A week ago there was a fundraising dinner in Toronto organized by the Jerusalem Fund for Human Services (JFHS). Nearly 1,500 people turned out for the event, raising more than $175,000 for relief and development projects in Palestine. The standing room only event was co-sponsored by the city's large Muslim organizations and held at the International Muslims Organization (IMO).
The event was one of the largest dinners held in Toronto and many gave despite their donor fatigue from giving to many other projects, centers, and schools. And despite the many differences in culture and background of those who attended, they united to support a cause they all believed in.
One of the keynote speakers, Dr. Muneer ElKasim, who delivered a powerful message to the highly charged crowd, made a simple yet poignant observation. He said that for too long Muslims have been brainwashed to think through the prism of ethnicity. I would take this further to include school of thought as well. In fact, far too many of our mosques, schools and centers are run along issues of ethnicity or schools of thought. They don't interact with the others on an official level. Certainly, some members may participate in more than one or two groups, but by in large, most people cling to their ethnic group. How many non-Arabs have gone to an Arab run mosque and felt unwelcome? How many Arabs have gone to an Indo-Pak run mosque and felt excluded? How many have gone to mosques where they forget that they are in North America due to absence of English? How many recent immigrants have gone into established mosques and looked down on the "liberal" Islam practiced there? How many established people have gone into immigrant mosques and felt insulted by the "backward" Islam practiced? How many times have you gone to a function where only either the young or old attend? The list can go on and on.
The fact that people were able to break down these barriers for this event gives hope. But unfortunately we fall into the trap of giving in to what the media feels worthy of highlighting. Had the mainstream media ignored the present crisis in Palestine, we would not have come together as much as we have. Why do our communities allow the mainstream media to dictate what is important to us? When Bosnia is the cause, we don't care about Palestine. When Kosova is in the news, we forget about Kashmir. When Chechnya gets front- page coverage, we ignore the plight of Iraqis. Why does our enthusiasm die when the media coverage decreases?
It is our responsibility to seek out information on the well being of our fellow human beings. In this day and age of the proliferation of alternative media, there is no excuse for being ignorant and passive. Granted, every time there is a crisis in the Muslim world reported by the mainstream media, the community comes together and forms a task force to deal with it. First there was the Bosnia Task Force, then came the Kosova Task Force, the Chechnya Task Force and now we have the Palestine Task Forces. Before we learned of the term "task force", we had solidarity groups with Afghanistan, Somalia, and others. I am sure this practice exists in most major North American cities. In no way does this diminish the efforts of those who have put their energies into these initiatives, for they have done a great deal and deserve our praise and prayer. Yet, I think it is high time that we stop reinventing the wheel each time a new crisis develops. Why does each city not set up a committee representing the various mosques and organizations in the city to deal with such issues on an ongoing basis? If we can have committees representing the various mosques for moon sighting, then why can't we give as much importance to the plight of our brethren?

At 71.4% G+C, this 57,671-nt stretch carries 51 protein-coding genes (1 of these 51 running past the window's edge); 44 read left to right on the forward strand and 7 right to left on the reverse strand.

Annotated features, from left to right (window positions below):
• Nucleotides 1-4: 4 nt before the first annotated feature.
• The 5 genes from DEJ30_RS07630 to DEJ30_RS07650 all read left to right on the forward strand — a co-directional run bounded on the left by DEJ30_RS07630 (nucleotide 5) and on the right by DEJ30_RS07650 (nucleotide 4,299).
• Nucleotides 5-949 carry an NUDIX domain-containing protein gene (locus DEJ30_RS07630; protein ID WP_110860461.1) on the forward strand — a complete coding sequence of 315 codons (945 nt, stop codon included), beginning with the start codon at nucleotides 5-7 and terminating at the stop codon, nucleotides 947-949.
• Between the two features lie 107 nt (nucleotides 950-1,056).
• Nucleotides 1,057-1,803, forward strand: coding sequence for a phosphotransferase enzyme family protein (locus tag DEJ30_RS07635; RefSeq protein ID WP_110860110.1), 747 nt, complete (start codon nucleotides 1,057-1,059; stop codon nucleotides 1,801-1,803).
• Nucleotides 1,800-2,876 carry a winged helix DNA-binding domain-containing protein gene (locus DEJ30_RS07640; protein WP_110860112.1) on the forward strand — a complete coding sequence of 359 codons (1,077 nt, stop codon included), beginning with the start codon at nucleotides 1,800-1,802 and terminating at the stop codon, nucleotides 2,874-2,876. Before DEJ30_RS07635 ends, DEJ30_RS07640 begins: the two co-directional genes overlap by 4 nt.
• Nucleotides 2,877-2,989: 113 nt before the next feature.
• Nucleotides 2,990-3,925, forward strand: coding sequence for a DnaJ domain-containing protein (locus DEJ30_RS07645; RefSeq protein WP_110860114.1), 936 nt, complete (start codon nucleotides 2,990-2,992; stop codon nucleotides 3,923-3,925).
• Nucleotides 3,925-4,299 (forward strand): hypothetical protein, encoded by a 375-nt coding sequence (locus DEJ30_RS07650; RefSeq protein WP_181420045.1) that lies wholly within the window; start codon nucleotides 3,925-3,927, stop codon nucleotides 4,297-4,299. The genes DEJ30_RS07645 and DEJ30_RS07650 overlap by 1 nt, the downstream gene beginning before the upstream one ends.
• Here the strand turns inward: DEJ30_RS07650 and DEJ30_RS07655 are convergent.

A few years ago, while working on a case involving a mosque legal dispute with a multitude of parties, a prominent Jewish lawyer once commented that though his community was more divided than the Muslim community. However, they maintained a united front when dealing with issues of importance to the entire community.
A committee should be in each city bringing together all the major centers - representing the many ethnic groups, new immigrants, established groups, youth, older generation, and the various schools of thought. They should be systematically addressing issues of concern to universal Muslim brotherhood and disseminating information in a coordinated manner can go a long way in improving our effectiveness, efficiency and in the end our standing in this society.
Faisal Kutty is a Toronto-based lawyer and writer. He is also a columnist for the Washington Report on Middle East Affairs, and a regular contributor to iviews.com.
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